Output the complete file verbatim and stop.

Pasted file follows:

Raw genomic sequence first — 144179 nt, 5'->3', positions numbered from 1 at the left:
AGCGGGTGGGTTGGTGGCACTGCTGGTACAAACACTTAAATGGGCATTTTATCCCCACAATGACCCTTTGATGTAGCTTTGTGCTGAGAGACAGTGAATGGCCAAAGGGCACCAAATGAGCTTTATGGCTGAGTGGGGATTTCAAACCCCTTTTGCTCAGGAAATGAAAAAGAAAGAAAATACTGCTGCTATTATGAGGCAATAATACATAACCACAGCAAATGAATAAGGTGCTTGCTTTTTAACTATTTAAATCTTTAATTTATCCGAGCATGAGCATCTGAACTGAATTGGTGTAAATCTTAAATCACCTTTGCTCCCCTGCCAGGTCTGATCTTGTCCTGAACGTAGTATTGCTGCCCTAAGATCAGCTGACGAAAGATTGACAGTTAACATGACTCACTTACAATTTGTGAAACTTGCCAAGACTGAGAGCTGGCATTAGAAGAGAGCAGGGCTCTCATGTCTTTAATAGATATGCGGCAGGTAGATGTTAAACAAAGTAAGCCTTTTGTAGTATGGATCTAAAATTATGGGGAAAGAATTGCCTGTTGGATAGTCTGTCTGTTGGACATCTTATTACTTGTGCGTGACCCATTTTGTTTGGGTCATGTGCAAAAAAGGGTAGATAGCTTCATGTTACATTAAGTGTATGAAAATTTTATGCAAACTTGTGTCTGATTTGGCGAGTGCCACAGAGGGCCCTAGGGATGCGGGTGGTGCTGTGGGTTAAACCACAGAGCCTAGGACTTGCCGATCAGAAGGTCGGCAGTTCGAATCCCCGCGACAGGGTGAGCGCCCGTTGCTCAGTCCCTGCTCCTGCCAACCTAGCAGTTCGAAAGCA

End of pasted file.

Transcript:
Raw genomic sequence first — 144179 nt, 5'->3', positions numbered from 1 at the left:
AGCGGGTGGGTTGGTGGCACTGCTGGTACAAACACTTAAATGGGCATTTTATCCCCACAATGACCCTTTGATGTAGCTTTGTGCTGAGAGACAGTGAATGGCCAAAGGGCACCAAATGAGCTTTATGGCTGAGTGGGGATTTCAAACCCCTTTTGCTCAGGAAATGAAAAAGAAAGAAAATACTGCTGCTATTATGAGGCAATAATACATAACCACAGCAAATGAATAAGGTGCTTGCTTTTTAACTATTTAAATCTTTAATTTATCCGAGCATGAGCATCTGAACTGAATTGGTGTAAATCTTAAATCACCTTTGCTCCCCTGCCAGGTCTGATCTTGTCCTGAACGTAGTATTGCTGCCCTAAGATCAGCTGACGAAAGATTGACAGTTAACATGACTCACTTACAATTTGTGAAACTTGCCAAGACTGAGAGCTGGCATTAGAAGAGAGCAGGGCTCTCATGTCTTTAATAGATATGCGGCAGGTAGATGTTAAACAAAGTAAGCCTTTTGTAGTATGGATCTAAAATTATGGGGAAAGAATTGCCTGTTGGATAGTCTGTCTGTTGGACATCTTATTACTTGTGCGTGACCCATTTTGTTTGGGTCATGTGCAAAAAAGGGTAGATAGCTTCATGTTACATTAAGTGTATGAAAATTTTATGCAAACTTGTGTCTGATTTGGCGAGTGCCACAGAGGGCCCTAGGGATGCGGGTGGTGCTGTGGGTTAAACCACAGAGCCTAGGACTTGCCGATCAGAAGGTCGGCAGTTCGAATCCCCGCGACAGGGTGAGCGCCCGTTGCTCAGTCCCTGCTCCTGCCAACCTAGCAGTTCGAAAGCA